Westport, Birmingham wrote, “has always been different.”
Early in the 1920’s (it) was discovered by New York writers and artists who began coming there for the summer. Soon they were buying and restoring old farmhouses and barns….
At one point most of the celebrated Algonquin Round Table had houses in Westport. They were joined by people from the theater and films — June Havoc, Eileen Heckart, Ralph Alswang, and David Wayne.
To this rich brew were added infusions from the worlds of radio and, eventually, television and book publishing.
To top it all off, a large contribution has been made to the population from the world of advertising…. This has given Westport the feeling of a bright, brash, assertive — raffish, but very well-heeled — artists’ colony.
Downtown Westport, Birmingham said,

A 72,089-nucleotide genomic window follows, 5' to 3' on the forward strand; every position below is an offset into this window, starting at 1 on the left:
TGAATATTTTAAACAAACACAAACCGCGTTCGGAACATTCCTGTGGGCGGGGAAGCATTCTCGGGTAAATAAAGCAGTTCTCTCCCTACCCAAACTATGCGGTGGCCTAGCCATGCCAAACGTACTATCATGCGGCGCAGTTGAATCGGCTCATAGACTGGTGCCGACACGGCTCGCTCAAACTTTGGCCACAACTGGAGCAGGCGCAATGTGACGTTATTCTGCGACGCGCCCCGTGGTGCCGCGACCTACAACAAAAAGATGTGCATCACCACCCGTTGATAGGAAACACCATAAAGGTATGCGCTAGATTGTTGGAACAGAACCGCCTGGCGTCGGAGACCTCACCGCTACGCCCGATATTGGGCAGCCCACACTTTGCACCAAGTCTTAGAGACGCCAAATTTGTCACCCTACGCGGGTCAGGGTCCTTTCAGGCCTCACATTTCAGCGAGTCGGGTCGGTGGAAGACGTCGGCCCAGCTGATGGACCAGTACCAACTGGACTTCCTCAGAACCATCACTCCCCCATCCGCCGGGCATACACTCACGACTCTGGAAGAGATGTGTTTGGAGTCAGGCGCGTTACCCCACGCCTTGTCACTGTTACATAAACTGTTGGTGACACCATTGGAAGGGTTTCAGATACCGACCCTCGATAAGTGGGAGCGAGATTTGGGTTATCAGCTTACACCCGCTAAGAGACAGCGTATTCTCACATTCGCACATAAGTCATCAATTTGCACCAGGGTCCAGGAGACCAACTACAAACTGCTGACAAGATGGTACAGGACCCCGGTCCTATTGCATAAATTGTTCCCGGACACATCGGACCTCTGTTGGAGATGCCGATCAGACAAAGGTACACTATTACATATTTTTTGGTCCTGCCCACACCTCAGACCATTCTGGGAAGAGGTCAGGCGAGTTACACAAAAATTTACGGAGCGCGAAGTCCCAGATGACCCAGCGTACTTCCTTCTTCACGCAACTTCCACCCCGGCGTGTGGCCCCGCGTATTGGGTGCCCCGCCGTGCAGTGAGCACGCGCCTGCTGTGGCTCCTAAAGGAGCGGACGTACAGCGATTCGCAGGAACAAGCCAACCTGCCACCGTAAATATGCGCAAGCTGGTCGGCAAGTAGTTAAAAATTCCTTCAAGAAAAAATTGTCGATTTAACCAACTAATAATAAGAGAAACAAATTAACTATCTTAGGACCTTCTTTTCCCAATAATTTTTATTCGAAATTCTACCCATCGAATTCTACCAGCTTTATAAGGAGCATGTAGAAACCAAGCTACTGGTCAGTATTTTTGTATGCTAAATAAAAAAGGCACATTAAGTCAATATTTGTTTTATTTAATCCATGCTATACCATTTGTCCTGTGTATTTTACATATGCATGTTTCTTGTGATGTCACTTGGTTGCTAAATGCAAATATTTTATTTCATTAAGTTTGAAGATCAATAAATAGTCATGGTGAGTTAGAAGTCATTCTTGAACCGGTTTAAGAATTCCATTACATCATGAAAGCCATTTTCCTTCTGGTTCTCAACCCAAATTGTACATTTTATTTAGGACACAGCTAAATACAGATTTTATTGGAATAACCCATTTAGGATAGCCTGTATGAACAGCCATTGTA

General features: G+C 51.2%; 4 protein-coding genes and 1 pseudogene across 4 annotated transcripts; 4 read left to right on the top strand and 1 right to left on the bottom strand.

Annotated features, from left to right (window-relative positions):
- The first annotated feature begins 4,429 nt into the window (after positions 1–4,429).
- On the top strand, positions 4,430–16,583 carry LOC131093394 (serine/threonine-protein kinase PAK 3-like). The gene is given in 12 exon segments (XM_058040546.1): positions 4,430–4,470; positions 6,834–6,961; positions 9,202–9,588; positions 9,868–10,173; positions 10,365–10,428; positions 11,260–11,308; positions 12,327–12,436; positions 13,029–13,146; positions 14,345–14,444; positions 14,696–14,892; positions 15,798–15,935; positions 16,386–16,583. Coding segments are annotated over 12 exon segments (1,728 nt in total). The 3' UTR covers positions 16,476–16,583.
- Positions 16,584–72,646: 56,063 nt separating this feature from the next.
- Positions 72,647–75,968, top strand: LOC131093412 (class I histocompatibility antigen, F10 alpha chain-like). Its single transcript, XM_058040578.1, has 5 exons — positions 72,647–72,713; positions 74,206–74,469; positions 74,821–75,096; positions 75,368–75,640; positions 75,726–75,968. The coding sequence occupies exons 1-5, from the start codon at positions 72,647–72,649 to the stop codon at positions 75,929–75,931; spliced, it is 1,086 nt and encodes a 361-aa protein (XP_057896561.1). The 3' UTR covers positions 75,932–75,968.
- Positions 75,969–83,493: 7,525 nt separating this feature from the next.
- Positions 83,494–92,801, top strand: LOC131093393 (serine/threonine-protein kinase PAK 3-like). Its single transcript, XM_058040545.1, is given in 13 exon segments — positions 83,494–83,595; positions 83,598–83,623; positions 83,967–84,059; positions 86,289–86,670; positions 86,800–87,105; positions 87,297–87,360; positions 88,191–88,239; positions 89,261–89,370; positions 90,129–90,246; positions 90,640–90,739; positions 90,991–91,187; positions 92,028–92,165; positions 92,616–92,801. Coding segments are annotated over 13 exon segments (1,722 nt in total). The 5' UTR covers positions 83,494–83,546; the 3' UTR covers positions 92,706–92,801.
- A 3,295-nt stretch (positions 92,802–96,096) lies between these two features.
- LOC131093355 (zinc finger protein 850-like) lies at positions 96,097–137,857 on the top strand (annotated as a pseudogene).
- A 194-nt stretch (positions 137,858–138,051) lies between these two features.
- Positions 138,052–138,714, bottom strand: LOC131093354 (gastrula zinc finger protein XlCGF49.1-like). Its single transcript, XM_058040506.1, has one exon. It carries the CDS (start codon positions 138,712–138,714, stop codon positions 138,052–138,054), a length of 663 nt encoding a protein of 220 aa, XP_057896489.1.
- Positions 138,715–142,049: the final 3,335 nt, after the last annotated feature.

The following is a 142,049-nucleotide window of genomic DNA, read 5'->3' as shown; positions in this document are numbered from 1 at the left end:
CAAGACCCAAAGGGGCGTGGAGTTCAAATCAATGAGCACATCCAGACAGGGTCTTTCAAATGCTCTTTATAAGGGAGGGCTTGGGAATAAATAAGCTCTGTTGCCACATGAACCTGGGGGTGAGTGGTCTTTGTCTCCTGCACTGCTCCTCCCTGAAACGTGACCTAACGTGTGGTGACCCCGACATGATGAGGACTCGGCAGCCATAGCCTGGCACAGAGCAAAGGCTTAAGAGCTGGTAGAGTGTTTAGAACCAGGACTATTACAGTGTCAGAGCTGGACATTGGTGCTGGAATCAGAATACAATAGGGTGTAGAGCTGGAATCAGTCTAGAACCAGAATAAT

abounds with what are called “fun” shops. There are fun dress shops, men’s shops, gourmet-foods shops, gift shops, ice cream shops, cheese shops, delicatessen and grog shops — and many others.
Collectively the fun shops of Westport exude an aura of franticness. The fun totters on the brink of hysteria, as though the shops were not at all sure how they were going to pay the bills for the fun merchandise. One suspects they are as overextended as, indeed, many of their best customers doubtless are.
Birmingham spent time describing 2 important elements of Fairfield County: zoning and transportation.
Ad executives Tom Wright and Frank Gromer wait at Grand Central for the train home. Just above Gromer's head you can see "Westport & Saugatuck." (Photo by Slim Aarons)
Commuting, he said, “has developed into something of an art form, and each train has a character and conveys a status all its own.” The 6:58 and 7:37 out of Westport were for the “bright, aggressive, ambitious young man on his way up.”
The 9:13 was for “the bankers, the lawyers, the heads of companies whose first engagements of important on any given day occur not much before lunchtime.”